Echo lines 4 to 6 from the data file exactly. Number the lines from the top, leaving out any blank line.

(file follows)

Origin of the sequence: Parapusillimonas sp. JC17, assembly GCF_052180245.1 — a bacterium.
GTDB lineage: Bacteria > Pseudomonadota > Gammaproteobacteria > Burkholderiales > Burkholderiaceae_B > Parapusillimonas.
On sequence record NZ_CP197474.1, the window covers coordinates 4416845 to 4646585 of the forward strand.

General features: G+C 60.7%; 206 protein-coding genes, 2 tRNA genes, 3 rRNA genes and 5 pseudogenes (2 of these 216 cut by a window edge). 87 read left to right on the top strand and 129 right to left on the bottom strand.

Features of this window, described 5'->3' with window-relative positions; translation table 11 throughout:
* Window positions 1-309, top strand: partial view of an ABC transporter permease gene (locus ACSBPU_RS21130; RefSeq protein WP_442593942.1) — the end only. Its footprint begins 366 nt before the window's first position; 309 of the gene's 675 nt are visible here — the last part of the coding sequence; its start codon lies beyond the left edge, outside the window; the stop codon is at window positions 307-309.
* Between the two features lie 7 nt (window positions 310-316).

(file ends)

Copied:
General features: G+C 60.7%; 206 protein-coding genes, 2 tRNA genes, 3 rRNA genes and 5 pseudogenes (2 of these 216 cut by a window edge). 87 read left to right on the top strand and 129 right to left on the bottom strand.

Features of this window, described 5'->3' with window-relative positions; translation table 11 throughout:
* Window positions 1-309, top strand: partial view of an ABC transporter permease gene (locus ACSBPU_RS21130; RefSeq protein WP_442593942.1) — the end only. Its footprint begins 366 nt before the window's first position; 309 of the gene's 675 nt are visible here — the last part of the coding sequence; its start codon lies beyond the left edge, outside the window; the stop codon is at window positions 307-309.